Car Insurance for High-Risk Drivers

High-risk auto insurance is very expensive. Find out why drivers with tickets and accidents pay more and how to reduce your rates.
High risk driver getting speeding ticket

Drivers can make mistakes. It happens. But making too many of them can cause insurers to consider you a high-risk driver. Insurance can be very hard to buy if you fall under this category. Coverage providers believe these types of drivers will cost them more money in the long run because of their likelihood of getting into an accident.

This article will explain what high-risk drivers are and discuss the possible consequences of being one. It will also offer you some solutions on how to improve your situation if you are a high-risk driver.

What Is a High-Risk Driver?

You might be wondering what a high-risk driver is. You shouldn’t worry if you have minimal accidents or tickets. Insurers will likely not call you a high-risk driver if your record has some minor incidents here and there. Companies may label you as a high risk if you fit any of the following:

Several Accidents on Your Record

Having several accidents on your record won’t bode well for you if you’re trying to buy coverage. Accidents are especially bad for your record if you’re the one at fault. After an accident, your rates are likely to rise. Accidents also stay on your record for at least three years depending on the state. Expect to get the high-risk driver mark if you have more than one accident in three years. One accident may also do the trick if you’re at fault.

You Have Many Tickets or Traffic Violations

Tickets and traffic violations can also cause you to be a high-risk driver. Getting a speeding ticket can be just as much of an issue as the police nailing you for reckless driving. Try to avoid tickets and citations as much as possible if you want to keep your rates low.

All tickets can contribute toward becoming a dangerous driver, but some are more severe. Below are some offenses that can lead to you being high risk:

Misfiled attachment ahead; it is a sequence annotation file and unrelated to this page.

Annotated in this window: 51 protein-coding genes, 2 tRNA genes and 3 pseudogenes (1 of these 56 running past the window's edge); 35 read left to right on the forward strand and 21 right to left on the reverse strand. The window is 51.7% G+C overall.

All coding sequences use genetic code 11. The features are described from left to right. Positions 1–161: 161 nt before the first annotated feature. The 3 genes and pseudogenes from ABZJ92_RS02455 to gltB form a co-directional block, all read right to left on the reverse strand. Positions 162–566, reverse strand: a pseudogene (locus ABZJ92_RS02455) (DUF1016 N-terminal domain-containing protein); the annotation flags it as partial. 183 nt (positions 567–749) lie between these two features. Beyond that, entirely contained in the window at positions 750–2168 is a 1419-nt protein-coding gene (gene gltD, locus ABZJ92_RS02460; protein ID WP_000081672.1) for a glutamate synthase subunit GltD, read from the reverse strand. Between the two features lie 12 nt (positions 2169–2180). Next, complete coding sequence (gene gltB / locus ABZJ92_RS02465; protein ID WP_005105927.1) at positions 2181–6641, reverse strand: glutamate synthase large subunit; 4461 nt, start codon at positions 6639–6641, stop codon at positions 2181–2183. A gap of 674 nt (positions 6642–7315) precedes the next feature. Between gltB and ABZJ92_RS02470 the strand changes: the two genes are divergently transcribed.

It may take a while for any traffic violations or tickets to go away. Tickets commonly stay on a driver’s record for about three years, but it can be longer depending on the state. For example, Virginia and Washington state keep violations on record for up to five years.

Many states also keep track of traffic violations through points on driver’s licenses. Reaching a certain number of points can result in the state revoking or suspending your license. This is another factor to think about when considering how long tickets stay with you. This is because insurance companies look at both your driving record and points against your license. Keep in mind that insurers may only look at your record from time to time, so it could take longer for them to view you as a lower risk.

You Filed an SR-22 Form

An SR-22 is a form that certifies a driver’s financial responsibility. It isn’t a type of insurance, as some people may think.

Filing an SR-22 form with your state can signal to insurers that you’re a risky customer. States already consider a driver as high-risk if a driver files this form. Insurance companies will be no different, and this will negatively affect your status with them.

Other High-Risk Driver Traits

The above are some of the main reasons insurers view drivers as high-risk, but they aren’t the only ones. Other ways that you could be one of these drivers are:

  • You’re a new driver (usually 25 and younger or have just received your license). Providers sometimes view new drivers or teenagers who just got their license as a high risk for accidents or tickets
  • You’re an elderly driver
  • Your have a poor credit rating
  • The area where you live presents a high risk. Vehicle theft and vandalism rates can play into companies not providing people coverage
  • Your have a bad insurance record. Not paying your rates or violating an insurer’s terms can cause you to have trouble getting coverage
  • You want to insure a special or exotic car. Classic, collector, or exotic vehicles can warrant a different type of auto coverage

There are many ways to end up with high rates or to be unable to buy auto coverage. Avoiding all of the above traits is the best way to not become a high-risk driver and save money.

High-Risk Insurance Companies

Carrying the high-risk label puts you in a bad spot, but there are solutions to help you save money and get the protection you need. Some companies offer non-standard coverage for customers who need it. This type is different than traditional insurance because it’s only for high-risk drivers.

Below are the companies that offer high-risk auto insurance policies:

  • Progressive
  • Direct Auto
  • GEICO
  • The General
  • Safe Auto
  • Dairyland